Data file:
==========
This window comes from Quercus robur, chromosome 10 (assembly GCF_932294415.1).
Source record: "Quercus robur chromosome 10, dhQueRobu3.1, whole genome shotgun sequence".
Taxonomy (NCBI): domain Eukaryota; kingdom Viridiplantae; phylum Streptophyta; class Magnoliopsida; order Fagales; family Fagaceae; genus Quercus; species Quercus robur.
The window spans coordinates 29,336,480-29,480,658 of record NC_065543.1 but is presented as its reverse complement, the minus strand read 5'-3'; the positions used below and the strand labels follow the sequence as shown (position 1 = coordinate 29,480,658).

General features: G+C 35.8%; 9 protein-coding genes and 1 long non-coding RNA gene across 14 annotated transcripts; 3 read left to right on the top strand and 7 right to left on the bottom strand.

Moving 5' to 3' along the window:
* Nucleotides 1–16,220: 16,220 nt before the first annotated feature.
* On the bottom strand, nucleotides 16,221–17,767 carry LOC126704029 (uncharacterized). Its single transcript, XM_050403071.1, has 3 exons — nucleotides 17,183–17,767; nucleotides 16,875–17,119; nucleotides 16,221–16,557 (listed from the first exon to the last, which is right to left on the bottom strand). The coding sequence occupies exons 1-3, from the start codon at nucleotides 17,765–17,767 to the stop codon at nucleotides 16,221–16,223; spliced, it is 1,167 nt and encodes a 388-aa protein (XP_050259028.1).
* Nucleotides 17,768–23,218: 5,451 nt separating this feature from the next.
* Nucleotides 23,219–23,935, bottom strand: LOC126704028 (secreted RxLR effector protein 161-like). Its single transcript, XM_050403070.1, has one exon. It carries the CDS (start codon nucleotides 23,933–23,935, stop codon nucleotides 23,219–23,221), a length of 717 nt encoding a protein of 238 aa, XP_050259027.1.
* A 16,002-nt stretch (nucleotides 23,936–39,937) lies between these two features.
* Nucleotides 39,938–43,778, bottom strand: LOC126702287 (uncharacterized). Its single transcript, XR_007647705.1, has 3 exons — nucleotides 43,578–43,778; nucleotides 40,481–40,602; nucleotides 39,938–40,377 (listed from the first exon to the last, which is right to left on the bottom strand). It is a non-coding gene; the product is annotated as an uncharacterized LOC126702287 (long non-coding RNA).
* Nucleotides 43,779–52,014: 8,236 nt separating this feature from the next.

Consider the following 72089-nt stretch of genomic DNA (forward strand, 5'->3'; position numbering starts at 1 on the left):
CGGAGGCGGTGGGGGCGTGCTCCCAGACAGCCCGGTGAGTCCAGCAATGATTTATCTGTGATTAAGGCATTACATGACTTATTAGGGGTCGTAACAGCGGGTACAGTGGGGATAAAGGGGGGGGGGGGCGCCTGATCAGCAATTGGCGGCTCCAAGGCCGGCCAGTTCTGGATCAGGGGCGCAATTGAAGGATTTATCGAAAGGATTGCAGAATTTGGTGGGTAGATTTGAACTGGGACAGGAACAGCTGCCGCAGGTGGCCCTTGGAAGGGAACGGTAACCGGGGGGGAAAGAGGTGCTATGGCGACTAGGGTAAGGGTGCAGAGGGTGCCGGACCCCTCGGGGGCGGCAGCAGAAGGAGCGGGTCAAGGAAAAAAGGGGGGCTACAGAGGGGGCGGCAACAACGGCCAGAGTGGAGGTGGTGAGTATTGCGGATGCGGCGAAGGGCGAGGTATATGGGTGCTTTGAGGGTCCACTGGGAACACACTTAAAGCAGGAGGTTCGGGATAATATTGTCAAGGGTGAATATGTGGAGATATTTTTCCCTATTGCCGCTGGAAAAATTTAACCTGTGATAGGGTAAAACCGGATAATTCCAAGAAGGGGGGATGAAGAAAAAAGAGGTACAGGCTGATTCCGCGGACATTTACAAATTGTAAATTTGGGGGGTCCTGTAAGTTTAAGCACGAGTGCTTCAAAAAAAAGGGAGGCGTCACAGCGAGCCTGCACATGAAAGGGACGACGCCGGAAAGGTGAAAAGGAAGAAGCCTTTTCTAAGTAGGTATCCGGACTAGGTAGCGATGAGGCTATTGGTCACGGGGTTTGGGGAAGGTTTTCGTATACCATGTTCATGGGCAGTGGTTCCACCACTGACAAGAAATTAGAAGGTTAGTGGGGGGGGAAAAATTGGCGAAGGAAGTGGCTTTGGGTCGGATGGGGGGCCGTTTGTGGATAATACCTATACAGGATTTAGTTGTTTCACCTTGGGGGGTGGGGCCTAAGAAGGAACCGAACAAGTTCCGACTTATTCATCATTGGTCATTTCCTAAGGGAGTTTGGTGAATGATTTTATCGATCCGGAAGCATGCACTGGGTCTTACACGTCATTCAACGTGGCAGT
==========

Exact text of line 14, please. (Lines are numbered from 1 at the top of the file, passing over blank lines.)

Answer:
Consider the following 72089-nt stretch of genomic DNA (forward strand, 5'->3'; position numbering starts at 1 on the left):